Microfishing: The smaller the better

microfishing lined topminnow_PJ Perea

For most, a good day of fishing is judged by the size of the fish that you catch – everyone wants to catch a ‘monster’ (or toad, hog, pig, lunker, slob…) and gain the associated bragging rights. But a growing body of anglers is judging their success a bit differently. To this new variety of fisher, a two-inch fish is more of an accomplishment than a 22 inch fish: the smaller the better. Originating in Japan, microfishing is the pursuit of small and overlooked fish species like minnows, dace, darters, and sculpins. For microfishers, not only is the (small) size of the fish important, but so is the variety or number of species that have been caught. Similar to birders, microfishers keep a lifelist to judge their exploits by the total number of species caught over their lifetimes. Some people have hundreds of species on their list, and some, like one Steve Wozniak of California – (not the co-founder of Apple) – is on a quest to catch 2,000 different fish species. Of course, catching this many different species requires a certain type of individual who, besides having a sizeable travel budget, is willing to turn a hobby into what Wozniak calls a “twisted obsession.”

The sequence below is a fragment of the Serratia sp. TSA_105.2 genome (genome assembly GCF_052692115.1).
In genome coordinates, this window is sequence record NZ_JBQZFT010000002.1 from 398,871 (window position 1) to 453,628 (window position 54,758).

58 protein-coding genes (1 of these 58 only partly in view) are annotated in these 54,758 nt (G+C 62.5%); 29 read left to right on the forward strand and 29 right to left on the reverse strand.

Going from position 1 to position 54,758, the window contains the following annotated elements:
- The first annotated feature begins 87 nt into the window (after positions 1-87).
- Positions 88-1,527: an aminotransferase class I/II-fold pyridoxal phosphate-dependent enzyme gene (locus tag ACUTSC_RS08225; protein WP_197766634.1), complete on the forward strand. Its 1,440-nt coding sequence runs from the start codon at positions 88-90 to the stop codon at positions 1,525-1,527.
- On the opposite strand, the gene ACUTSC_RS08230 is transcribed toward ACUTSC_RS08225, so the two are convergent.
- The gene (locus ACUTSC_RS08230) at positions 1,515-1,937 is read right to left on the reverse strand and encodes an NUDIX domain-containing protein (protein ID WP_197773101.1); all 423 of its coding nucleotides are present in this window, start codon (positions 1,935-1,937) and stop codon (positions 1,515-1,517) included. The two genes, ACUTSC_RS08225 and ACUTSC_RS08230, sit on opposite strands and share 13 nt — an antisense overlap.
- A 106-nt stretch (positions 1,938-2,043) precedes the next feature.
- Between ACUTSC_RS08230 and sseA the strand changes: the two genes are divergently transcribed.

Catching tiny fish requires specialized gear that is not always easy to find. To catch these dwarfs, only the smallest hooks and lightest line will do, which can usually only be found in the fly fishing or ice fishing section of your local tackle shop. But for real microfishing enthusiasts, the best tackle and tiniest hooks must be bought in Japan, which seems to have a monopoly on all things tiny, including the microfishing market. However, it remains unclear if there is any tackle in the world that is small enough to catch the Indonesian minnow Paedocypris progenetica, which can mature at sizes of less than 8 mm. We may need to take a detour on one of our next trips to Southeast Asia to find out.